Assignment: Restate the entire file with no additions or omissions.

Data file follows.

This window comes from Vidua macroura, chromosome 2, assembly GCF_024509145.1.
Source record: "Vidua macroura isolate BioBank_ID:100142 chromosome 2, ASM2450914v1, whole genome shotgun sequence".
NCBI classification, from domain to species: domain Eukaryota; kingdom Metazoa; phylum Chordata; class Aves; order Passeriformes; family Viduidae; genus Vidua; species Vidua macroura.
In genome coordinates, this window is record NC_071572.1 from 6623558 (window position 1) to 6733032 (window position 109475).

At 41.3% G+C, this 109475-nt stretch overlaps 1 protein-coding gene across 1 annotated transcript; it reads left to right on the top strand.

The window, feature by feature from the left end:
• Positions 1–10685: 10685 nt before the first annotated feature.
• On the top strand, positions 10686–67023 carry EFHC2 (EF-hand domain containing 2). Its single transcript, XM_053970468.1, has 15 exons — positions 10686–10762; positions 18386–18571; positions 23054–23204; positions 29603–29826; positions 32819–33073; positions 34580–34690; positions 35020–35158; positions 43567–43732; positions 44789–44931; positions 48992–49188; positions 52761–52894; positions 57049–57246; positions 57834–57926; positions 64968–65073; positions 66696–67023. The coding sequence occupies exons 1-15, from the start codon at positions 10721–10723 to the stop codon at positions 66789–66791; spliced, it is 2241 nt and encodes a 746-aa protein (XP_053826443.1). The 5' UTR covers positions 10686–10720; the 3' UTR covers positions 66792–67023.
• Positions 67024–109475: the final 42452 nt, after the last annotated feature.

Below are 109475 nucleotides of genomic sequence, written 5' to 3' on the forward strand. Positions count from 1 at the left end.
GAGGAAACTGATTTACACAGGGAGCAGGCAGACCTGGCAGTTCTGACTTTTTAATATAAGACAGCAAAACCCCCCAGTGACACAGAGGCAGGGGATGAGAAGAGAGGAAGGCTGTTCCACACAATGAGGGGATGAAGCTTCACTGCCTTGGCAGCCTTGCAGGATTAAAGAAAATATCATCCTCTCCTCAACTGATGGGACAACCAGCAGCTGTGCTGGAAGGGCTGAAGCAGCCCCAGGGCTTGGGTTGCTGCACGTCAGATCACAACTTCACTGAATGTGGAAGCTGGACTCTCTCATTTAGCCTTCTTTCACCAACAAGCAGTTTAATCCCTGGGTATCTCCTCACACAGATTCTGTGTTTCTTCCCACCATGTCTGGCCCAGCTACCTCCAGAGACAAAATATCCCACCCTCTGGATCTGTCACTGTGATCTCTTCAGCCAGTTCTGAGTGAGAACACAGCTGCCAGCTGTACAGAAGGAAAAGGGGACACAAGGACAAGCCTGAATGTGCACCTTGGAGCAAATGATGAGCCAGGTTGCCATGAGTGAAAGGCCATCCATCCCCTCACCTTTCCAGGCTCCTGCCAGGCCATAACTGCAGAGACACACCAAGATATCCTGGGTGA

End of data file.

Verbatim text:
This window comes from Vidua macroura, chromosome 2, assembly GCF_024509145.1.
Source record: "Vidua macroura isolate BioBank_ID:100142 chromosome 2, ASM2450914v1, whole genome shotgun sequence".
NCBI classification, from domain to species: domain Eukaryota; kingdom Metazoa; phylum Chordata; class Aves; order Passeriformes; family Viduidae; genus Vidua; species Vidua macroura.
In genome coordinates, this window is record NC_071572.1 from 6623558 (window position 1) to 6733032 (window position 109475).

At 41.3% G+C, this 109475-nt stretch overlaps 1 protein-coding gene across 1 annotated transcript; it reads left to right on the top strand.

The window, feature by feature from the left end:
• Positions 1–10685: 10685 nt before the first annotated feature.
• On the top strand, positions 10686–67023 carry EFHC2 (EF-hand domain containing 2). Its single transcript, XM_053970468.1, has 15 exons — positions 10686–10762; positions 18386–18571; positions 23054–23204; positions 29603–29826; positions 32819–33073; positions 34580–34690; positions 35020–35158; positions 43567–43732; positions 44789–44931; positions 48992–49188; positions 52761–52894; positions 57049–57246; positions 57834–57926; positions 64968–65073; positions 66696–67023. The coding sequence occupies exons 1-15, from the start codon at positions 10721–10723 to the stop codon at positions 66789–66791; spliced, it is 2241 nt and encodes a 746-aa protein (XP_053826443.1). The 5' UTR covers positions 10686–10720; the 3' UTR covers positions 66792–67023.
• Positions 67024–109475: the final 42452 nt, after the last annotated feature.

Below are 109475 nucleotides of genomic sequence, written 5' to 3' on the forward strand. Positions count from 1 at the left end.
GAGGAAACTGATTTACACAGGGAGCAGGCAGACCTGGCAGTTCTGACTTTTTAATATAAGACAGCAAAACCCCCCAGTGACACAGAGGCAGGGGATGAGAAGAGAGGAAGGCTGTTCCACACAATGAGGGGATGAAGCTTCACTGCCTTGGCAGCCTTGCAGGATTAAAGAAAATATCATCCTCTCCTCAACTGATGGGACAACCAGCAGCTGTGCTGGAAGGGCTGAAGCAGCCCCAGGGCTTGGGTTGCTGCACGTCAGATCACAACTTCACTGAATGTGGAAGCTGGACTCTCTCATTTAGCCTTCTTTCACCAACAAGCAGTTTAATCCCTGGGTATCTCCTCACACAGATTCTGTGTTTCTTCCCACCATGTCTGGCCCAGCTACCTCCAGAGACAAAATATCCCACCCTCTGGATCTGTCACTGTGATCTCTTCAGCCAGTTCTGAGTGAGAACACAGCTGCCAGCTGTACAGAAGGAAAAGGGGACACAAGGACAAGCCTGAATGTGCACCTTGGAGCAAATGATGAGCCAGGTTGCCATGAGTGAAAGGCCATCCATCCCCTCACCTTTCCAGGCTCCTGCCAGGCCATAACTGCAGAGACACACCAAGATATCCTGGGTGA